It turns out that the two formulations of CWA shown in Example 1 are in fact both uniformly CWV-equivalent and uniformly WV-equivalent ELPs. This can be verified by constructing the relevant UE-functions. Let be the formulation of the CWA from [Gelfond 1991], and be the formulation from [Shen and Eiter 2016], where and . Omitting all combinations of epistemic guesses and sets of facts where the UE-functions return , the UE-functions, for both , look as follows:
From this, since the UE-functions for the two formulations coincide, we observe that in the context of uniform equivalence, these two formulations are, for all intents and purposes, interchangeble.
With the above example, we are able to formally establish the following result, comparing our notions of uniform equivalence for ELPs to established notions of equivalence. We observe that, as expected, uniform equivalence is strictly stronger than (ordinary) equivalence, but strictly weaker than strong equivalence.
For ELPs, it holds that
strong equivalence is strictly stronger than uniform CWV-equivalence;
uniform CWV-equivalence is strictly stronger than uniform WV-equivalence;
uniform CWV-equivalence is strictly stronger than (ordinary) CWV-equivalence;
uniform WV-equivalence is strictly stronger than (ordinary) WV-equivalence.
Several observations follow trivially from the relevant definitions: strong equivalence implies uniform CWV-equivalence (since sets of atoms are also ELPs), which clearly implies uniform WV-equivalence (since WVs are a subset of CWVs). Finally, since uniform CWV-equivalence (resp. WV-equivalence) require that the CWVs (resp. WVs) are the same for any set of added atoms—in particular, the empty set of atoms—they directly imply (ordinary) CWV-equivalence (resp. WV-equivalence).
To establish that the separations between these equivalence notions are indeed strict, we make use of several separating examples. Statement (15) is shown by Examples 1 and 14, which exhibit two ELPs that are uniformly CWV-equivalent, but not strongly equivalent. Statement (15) follows from statement (10) of Proposition 10. Finally, statements (15) and (15) follow from the fact that uniform CWV-equivalence and uniform WV-equivalence both generalize uniform equivalence for ground logic programs (cf. Theorem 11), and, in this case, uniform equivalence is already strictly stronger than ordinary equivalence; see e.g. [Eiter and Fink 2003, Example 10].
4 Complexity of ELP Uniform Equivalence
Having defined our characterization of uniform equivalence for ELPs, in this section, we will now focus on the question of the computational complexity of deciding whether two ELPs are uniformly equivalent. It turns out that this task is of similar hardness as deciding the CWV existence problem for ELPs, that is, on the third level of the polynomial hierarchy. Hence, it is one level higher in the polynomial hierarchy than for plain ground (disjunctive) logic programs under the stable model semantics, for which uniform-equivalence checking is -complete [Eiter and Fink 2003, Theorem 10]. The following result states this formally:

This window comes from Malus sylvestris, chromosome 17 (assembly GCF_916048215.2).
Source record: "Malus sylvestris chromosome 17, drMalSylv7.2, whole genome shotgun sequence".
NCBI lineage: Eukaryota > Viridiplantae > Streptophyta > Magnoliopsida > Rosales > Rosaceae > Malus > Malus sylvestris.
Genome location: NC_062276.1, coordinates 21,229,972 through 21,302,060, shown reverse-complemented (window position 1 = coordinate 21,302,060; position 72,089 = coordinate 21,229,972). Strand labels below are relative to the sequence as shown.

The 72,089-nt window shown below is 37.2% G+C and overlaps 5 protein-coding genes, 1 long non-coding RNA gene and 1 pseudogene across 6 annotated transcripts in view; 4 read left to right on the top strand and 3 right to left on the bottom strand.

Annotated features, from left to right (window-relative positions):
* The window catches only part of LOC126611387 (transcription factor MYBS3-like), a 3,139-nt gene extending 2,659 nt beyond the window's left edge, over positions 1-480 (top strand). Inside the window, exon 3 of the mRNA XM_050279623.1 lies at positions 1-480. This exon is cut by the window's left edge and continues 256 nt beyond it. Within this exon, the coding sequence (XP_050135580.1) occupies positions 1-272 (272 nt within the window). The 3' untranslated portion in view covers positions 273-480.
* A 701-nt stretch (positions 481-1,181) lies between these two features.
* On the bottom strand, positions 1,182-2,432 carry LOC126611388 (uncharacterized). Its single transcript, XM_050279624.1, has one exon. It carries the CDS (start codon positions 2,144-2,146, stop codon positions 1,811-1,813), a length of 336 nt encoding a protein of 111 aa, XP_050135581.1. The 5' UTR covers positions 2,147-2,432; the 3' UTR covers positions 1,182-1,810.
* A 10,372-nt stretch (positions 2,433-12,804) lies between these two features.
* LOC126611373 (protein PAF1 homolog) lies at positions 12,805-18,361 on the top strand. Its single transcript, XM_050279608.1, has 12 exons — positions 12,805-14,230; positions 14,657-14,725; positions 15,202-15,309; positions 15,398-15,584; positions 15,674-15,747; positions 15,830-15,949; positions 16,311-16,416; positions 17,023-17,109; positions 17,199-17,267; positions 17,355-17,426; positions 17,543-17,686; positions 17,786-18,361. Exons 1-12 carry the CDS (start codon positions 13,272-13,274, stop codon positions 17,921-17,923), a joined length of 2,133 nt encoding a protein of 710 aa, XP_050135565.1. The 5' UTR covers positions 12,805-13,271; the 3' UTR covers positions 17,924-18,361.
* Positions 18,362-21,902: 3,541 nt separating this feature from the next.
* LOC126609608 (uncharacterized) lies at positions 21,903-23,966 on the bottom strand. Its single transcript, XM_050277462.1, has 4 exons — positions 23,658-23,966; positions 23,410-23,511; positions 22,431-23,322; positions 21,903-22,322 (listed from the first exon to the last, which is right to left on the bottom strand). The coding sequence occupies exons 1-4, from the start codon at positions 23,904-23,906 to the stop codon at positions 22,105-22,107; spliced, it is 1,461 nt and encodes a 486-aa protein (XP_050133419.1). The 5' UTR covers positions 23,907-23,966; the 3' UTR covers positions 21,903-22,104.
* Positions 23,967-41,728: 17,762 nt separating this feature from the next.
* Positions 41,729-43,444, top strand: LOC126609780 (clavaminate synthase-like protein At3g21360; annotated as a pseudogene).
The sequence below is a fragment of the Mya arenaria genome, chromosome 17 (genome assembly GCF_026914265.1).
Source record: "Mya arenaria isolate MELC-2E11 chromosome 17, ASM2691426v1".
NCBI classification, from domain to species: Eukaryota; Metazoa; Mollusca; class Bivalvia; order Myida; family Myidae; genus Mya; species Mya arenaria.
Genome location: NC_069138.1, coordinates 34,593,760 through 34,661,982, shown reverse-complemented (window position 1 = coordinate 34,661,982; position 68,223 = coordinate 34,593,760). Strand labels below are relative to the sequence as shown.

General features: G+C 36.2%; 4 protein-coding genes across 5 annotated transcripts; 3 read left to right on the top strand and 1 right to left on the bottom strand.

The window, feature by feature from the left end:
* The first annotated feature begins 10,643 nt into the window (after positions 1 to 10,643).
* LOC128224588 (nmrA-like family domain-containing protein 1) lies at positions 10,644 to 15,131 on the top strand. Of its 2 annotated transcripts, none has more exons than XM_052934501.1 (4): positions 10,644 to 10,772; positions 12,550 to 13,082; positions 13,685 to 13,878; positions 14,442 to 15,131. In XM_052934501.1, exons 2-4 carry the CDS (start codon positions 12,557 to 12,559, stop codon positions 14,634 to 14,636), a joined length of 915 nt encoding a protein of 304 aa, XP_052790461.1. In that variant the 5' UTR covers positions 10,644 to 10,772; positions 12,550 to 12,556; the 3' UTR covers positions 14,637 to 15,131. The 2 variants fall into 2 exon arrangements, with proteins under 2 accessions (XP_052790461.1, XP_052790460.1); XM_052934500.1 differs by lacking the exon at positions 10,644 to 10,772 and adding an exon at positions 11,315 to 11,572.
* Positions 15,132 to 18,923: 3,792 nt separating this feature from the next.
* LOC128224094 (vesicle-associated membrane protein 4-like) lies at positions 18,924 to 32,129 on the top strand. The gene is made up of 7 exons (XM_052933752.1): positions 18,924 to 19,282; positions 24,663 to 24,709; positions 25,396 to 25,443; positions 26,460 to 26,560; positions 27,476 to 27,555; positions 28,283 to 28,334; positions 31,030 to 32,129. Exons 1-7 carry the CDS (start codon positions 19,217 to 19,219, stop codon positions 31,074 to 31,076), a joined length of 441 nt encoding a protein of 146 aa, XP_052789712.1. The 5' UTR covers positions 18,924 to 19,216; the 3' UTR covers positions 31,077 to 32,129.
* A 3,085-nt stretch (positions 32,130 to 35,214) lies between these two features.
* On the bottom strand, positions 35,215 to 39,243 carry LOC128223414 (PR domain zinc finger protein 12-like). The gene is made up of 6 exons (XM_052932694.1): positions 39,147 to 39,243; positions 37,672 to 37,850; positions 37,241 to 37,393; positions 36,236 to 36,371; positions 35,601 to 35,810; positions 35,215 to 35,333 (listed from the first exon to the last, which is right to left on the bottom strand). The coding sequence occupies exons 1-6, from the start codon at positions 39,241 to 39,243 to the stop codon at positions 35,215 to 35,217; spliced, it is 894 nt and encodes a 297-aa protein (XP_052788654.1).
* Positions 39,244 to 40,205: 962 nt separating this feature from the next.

Deciding uniform CWV-equivalence of two ELPs is -complete.
For this proof, assume that and are two ELPs (w.l.o.g. over the same set of atoms and epistemic literals).
As stated in [Shen and Eiter 2016, Theorem 4], given an epistemic guess and an ELP , verifying that has a CWV w.r.t. can be done in , and hence via two calls to a oracle. We therefore obtain a straightforward guess-and-check algorithm that runs in non-deterministic polynomial time with a oracle, checks non-uniform equivalence between two ELPs, and works as follows: guess a set of atoms , an epistemic guess , and a set of facts . Then, use a -oracle to check that one of the following two conditions hold: (i) leads to a CWV for , but not for , or (ii) leads to a CWV for both and , but that is an answer set that exists only in exactly one of these two CWVs.
We will show -hardness via reduction from 3-QBF solving. We will construct two ELPs and such that they are uniformly equivalent iff a given 3-QBF is unsatisfiable. To this end, we will make use of the reduction from 3-QBF solving to CWV existence offered in [Shen and Eiter 2016, Proof of Theorem 5], on which our reduction is based. Let be a 3-QBF formula in conjunctive normal form, where each clause has the form , where each is a literal over the variables in . In [Shen and Eiter 2016], it is assumed w.l.o.g. that the 3-QBF evaluates to true whenever all variables in are replaced by . This does not change the hardness of the problem, and we make use of the same assumption. For a 3-QBF formula as above, we construct the ELP over the atoms using the well-known technique of saturation [Eiter and Gottlob 1995]. contains the following set of rules, where converts a literal into atom and literal into atom :
for each :
for each :
(0) (0) (0) (0)
for each :
(0) (0) (0)
for each clause in :
and the two rules
The construction of differs from in only one respect: for , converts literals into . Note that, therefore, contains the fact . This completes the main part of our construction. Let us now explore how our construction works. From [Shen and Eiter 2016], we have that program has a CWV iff the 3-QBF is satisfiable, and hence, conversely, has no CWVs iff the QBF is unsatisfiable (since, in this case, in the GL-reduct, the atom is always derived, and hence, constraint ( ‣ 4) destroys any potential CWV). Note that any CWV for has the following structure: a guess leading to will contain a subset of representing an assignment on the variables of . Further, , since each answer set in the CWV represents precisely one assignment on the variables , and all possible such assignments must appear in the CWV. Finally, and , via constraint ( ‣ 4). For the precise reasoning behind this construction, please see [Shen and Eiter 2016, Proof of Theorem 5].